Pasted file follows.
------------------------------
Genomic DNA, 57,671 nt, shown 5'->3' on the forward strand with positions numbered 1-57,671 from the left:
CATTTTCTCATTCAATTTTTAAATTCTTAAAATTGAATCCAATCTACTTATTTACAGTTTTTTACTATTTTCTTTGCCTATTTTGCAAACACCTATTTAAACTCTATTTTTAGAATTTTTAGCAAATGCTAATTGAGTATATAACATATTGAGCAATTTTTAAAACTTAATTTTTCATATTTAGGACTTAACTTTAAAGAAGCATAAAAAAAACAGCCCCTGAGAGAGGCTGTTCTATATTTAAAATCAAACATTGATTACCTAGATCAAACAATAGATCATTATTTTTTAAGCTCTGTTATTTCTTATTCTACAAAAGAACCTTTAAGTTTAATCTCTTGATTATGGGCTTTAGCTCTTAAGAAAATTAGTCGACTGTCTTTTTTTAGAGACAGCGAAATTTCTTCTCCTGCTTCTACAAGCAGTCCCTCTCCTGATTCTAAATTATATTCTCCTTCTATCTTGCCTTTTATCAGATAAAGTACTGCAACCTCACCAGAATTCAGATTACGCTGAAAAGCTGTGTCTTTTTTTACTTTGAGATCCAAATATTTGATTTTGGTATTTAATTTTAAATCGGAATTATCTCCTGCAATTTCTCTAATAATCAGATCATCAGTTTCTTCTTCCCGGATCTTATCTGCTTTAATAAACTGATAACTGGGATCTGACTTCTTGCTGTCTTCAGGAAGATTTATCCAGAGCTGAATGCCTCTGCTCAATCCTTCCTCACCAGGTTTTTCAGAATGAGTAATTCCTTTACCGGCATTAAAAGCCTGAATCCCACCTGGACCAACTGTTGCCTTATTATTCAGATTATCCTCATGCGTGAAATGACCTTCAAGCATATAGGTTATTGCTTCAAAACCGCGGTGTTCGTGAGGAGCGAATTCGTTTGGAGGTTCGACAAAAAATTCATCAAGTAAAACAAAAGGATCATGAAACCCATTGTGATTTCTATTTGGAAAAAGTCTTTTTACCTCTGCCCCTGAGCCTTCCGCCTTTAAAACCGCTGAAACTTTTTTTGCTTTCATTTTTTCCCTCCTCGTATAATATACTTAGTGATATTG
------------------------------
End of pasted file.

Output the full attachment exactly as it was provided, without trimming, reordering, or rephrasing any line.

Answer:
Genomic DNA, 57,671 nt, shown 5'->3' on the forward strand with positions numbered 1-57,671 from the left:
CATTTTCTCATTCAATTTTTAAATTCTTAAAATTGAATCCAATCTACTTATTTACAGTTTTTTACTATTTTCTTTGCCTATTTTGCAAACACCTATTTAAACTCTATTTTTAGAATTTTTAGCAAATGCTAATTGAGTATATAACATATTGAGCAATTTTTAAAACTTAATTTTTCATATTTAGGACTTAACTTTAAAGAAGCATAAAAAAAACAGCCCCTGAGAGAGGCTGTTCTATATTTAAAATCAAACATTGATTACCTAGATCAAACAATAGATCATTATTTTTTAAGCTCTGTTATTTCTTATTCTACAAAAGAACCTTTAAGTTTAATCTCTTGATTATGGGCTTTAGCTCTTAAGAAAATTAGTCGACTGTCTTTTTTTAGAGACAGCGAAATTTCTTCTCCTGCTTCTACAAGCAGTCCCTCTCCTGATTCTAAATTATATTCTCCTTCTATCTTGCCTTTTATCAGATAAAGTACTGCAACCTCACCAGAATTCAGATTACGCTGAAAAGCTGTGTCTTTTTTTACTTTGAGATCCAAATATTTGATTTTGGTATTTAATTTTAAATCGGAATTATCTCCTGCAATTTCTCTAATAATCAGATCATCAGTTTCTTCTTCCCGGATCTTATCTGCTTTAATAAACTGATAACTGGGATCTGACTTCTTGCTGTCTTCAGGAAGATTTATCCAGAGCTGAATGCCTCTGCTCAATCCTTCCTCACCAGGTTTTTCAGAATGAGTAATTCCTTTACCGGCATTAAAAGCCTGAATCCCACCTGGACCAACTGTTGCCTTATTATTCAGATTATCCTCATGCGTGAAATGACCTTCAAGCATATAGGTTATTGCTTCAAAACCGCGGTGTTCGTGAGGAGCGAATTCGTTTGGAGGTTCGACAAAAAATTCATCAAGTAAAACAAAAGGATCATGAAACCCATTGTGATTTCTATTTGGAAAAAGTCTTTTTACCTCTGCCCCTGAGCCTTCCGCCTTTAAAACCGCTGAAACTTTTTTTGCTTTCATTTTTTCCCTCCTCGTATAATATACTTAGTGATATTG